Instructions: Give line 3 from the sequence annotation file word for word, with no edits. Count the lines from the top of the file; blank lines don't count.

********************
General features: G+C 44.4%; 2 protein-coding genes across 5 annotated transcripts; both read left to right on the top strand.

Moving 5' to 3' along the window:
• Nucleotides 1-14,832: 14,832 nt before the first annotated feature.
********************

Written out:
• Nucleotides 1-14,832: 14,832 nt before the first annotated feature.